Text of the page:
Creativity can be unleashed in a number of ways but rarely does it involve the non-stop energy, quick thinking and creative problem solving demanded by the Living Arts' 24 Hour Video Race.
Friday at midnight marks the start of the 6th Annual 24 Hour Video Race, an event that inspires all levels of Oklahoma filmmakers to emerge from the woodwork to write, shoot and edit a short film for one of the Living Arts' most anticipated events.
Teams of no more than eight with a designated captain meet at the Living Arts. 307 E. Brady, on Feb. 4 to learn the three mystery elements -- theme, prop and line of dialogue -- required of all films to be approved for submission. The final films cannot exceed five minutes and must be completed and returned to the center in 24 hours. Each team must sign up under one of five categories: student (18 & under); college; videophile (19 & over, nonstudent); experimental and animation.
The 24 Hour Video Race has proven to be extremely successful since it began six years ago. The inaugural event included 31 submissions and has increased in size each year. Last year's race brought in 43 videos including Michael Champlin, winner of the experimental category.
"There's a lot of coffee involved, a lot of 3am runs to QuikTrip for drinks and snacks," he said. "When you finish, there's a lot of emotion and a lot of well-deserved high-fives, followed by about 16 hours of comatose sleep."
The inspiration for this video race stemmed from the center's relationship with the Dallas Video Association, an organization with a 24 Hour Video Race already in place. Living Arts brought the idea to Oklahoma, where it has received an supportive response from local filmmakers and cinema fans. The Philbrook Museum of Art partnered with Living Arts right away to support the event, and for its second year the Independent Artist Organization in Oklahoma City jumped on board to make the contest a statewide event.
All films that meet the required criteria are shown at the Philbrook on Thursday, Feb. 17, at a screening event that begins at 5pm. Winners are announced at the Living Arts immediately following the showing at an awards ceremony and reception. A $300 Judges' Choice Award will be awarded to the best film and six other monetary awards will be given to best film in each category as well as a Viewers' Choice Award.
"The film and video community is such a tightly knit circle in OKC and in Tulsa, that it's nice see what people are doing each year, and how they're evolving as artists," said Beau Leland, captain of last year's Judge's Choice Award winning video. "Anyone who is yearning to get involved in a project, but never seems to get it off the ground for whatever reason would greatly benefit from participating in the race. It is a great fire-starter, and I can honestly say that my involvement in the first race five or so years ago plays a profoundly large part in my productivity today."
For more information, visit livingarts.org.
Brad Birchett and Constance Thalken at Living Arts
In addition to kicking off the 24 Hours Video Race the Living Arts will also be opening two new exhibits by artists Brad Birchett and Constance Thalken. The two exhibits employ different technique and material, but are tied together a mutual exploration of time, entropy and decay. The opening will take place on Friday, Feb. 4th from 5-9pm and will continue through the Feb 17.
Birchett's Earth and Time exhibit involves all variety of mediums including drawings, audio works, documentation, objects and installations. His work is the result of an artistic process that is constantly moving between the environment and the studio. In his artist statement Birchett said, "The movements and installations are recorded and left to endure time -- to become ruin -- so at various intervals they define their own creation and visually reference their original state."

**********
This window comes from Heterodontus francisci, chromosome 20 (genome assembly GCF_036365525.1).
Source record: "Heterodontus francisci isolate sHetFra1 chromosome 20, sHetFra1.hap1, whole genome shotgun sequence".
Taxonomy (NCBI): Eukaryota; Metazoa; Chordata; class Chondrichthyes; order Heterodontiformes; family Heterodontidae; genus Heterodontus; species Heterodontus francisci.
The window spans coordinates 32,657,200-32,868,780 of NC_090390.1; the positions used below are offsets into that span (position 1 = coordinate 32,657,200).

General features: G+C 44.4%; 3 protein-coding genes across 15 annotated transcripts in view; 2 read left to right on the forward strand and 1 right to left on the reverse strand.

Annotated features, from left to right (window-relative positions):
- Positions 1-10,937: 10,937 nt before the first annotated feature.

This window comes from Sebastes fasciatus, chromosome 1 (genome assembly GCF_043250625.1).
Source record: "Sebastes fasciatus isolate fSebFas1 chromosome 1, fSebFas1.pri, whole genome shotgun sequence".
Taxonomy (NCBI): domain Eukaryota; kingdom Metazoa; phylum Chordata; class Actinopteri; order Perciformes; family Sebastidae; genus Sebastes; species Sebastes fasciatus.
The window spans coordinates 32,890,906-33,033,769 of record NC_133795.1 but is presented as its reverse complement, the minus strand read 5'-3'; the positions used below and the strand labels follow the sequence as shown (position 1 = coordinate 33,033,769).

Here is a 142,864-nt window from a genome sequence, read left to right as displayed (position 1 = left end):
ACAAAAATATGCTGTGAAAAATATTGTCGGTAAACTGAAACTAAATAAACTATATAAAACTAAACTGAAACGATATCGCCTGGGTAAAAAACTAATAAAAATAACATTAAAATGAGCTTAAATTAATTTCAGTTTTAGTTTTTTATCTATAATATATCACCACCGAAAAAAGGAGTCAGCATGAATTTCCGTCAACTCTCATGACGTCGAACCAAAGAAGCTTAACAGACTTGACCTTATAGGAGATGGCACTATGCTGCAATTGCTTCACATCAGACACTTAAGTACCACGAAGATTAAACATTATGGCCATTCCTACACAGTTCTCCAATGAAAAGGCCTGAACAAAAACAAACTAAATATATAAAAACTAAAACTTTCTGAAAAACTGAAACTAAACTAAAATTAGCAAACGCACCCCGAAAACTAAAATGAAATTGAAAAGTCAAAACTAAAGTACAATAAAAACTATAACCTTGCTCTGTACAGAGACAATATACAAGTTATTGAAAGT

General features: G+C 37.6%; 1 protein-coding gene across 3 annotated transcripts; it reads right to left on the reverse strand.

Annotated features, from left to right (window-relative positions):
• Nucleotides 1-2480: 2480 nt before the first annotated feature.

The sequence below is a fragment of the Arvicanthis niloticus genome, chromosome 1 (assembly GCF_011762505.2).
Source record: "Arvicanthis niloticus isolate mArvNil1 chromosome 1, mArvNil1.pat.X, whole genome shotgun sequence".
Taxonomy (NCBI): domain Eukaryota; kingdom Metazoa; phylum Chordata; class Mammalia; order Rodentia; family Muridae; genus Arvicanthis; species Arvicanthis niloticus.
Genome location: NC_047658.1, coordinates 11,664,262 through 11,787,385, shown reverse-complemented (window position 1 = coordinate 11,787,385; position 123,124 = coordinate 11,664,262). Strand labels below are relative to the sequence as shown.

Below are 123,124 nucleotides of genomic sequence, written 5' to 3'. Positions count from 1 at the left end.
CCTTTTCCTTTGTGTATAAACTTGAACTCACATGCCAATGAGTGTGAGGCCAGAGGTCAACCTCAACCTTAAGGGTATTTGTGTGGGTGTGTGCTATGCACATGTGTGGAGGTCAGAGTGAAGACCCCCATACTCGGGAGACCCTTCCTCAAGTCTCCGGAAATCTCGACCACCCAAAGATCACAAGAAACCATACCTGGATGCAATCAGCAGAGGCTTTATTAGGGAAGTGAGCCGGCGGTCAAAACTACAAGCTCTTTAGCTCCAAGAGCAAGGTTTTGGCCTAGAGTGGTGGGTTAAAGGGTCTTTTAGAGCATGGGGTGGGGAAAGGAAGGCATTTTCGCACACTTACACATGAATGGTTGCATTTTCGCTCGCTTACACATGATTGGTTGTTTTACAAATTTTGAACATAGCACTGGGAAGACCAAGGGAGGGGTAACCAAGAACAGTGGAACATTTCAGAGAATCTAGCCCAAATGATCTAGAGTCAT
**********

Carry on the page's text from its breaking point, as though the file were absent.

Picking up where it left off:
A native of Virginia, Birchett lives and works in Richmond, Virginia as an Assistant Professor for Virginia Commonwealth University School of Arts. Birchett has exhibited nationally and internationally at venues such as Philara Gallery in Dusseldorf, Germany, Imagine Gallery in Bejing, China, and The Center for Book Arts in New York.
Thalken's body of work, entitled Purge, consists of images that depict piles of yard clippings found on the curbs of Atlanta homes for city disposal. These images symbolized the life and death cycle that exists in nature. "I find a peculiar poignancy in these collections and perceive them as 'small deaths' on public display," said Thalken. As a way of abstracting her subject matter Thalken shoots the images in a tight, close frame in order to disassociate the subject from any identifiable location.
Thalken lives in Georgia where she is an Associate Professor of Photography in the Ernest G. Welch School of Art and Design. Her work has been featured in over 80 exhibitions in the United States, Mexico, France, Greece and Brazil.
Paintings by Judith Emerson at NSU Broken Arrow Gallery
Twenty-four paintings and drawings by writer and artist Judith Emerson are on display at the art gallery on NSU Broken Arrow Campus through February. These pieces make up a body of work entitled The Shape Shifter Series and reflect of the Cherokee beliefs in shifting between human and animal forms. A former student of the Artist Student League in New York City, Emerson's paintings are rich and vibrant in color choice and express the delicate relationship between human and animal species. In addition to creating artwork, Emerson recently finished a historical novel titled, "The Mythmakers." The novel is based loosely on the lives of her Cherokee ancestors and explores the rich culture of the Cherokee Indian.
For more information about Judith Emerson, visit jhoustonemerson.net.
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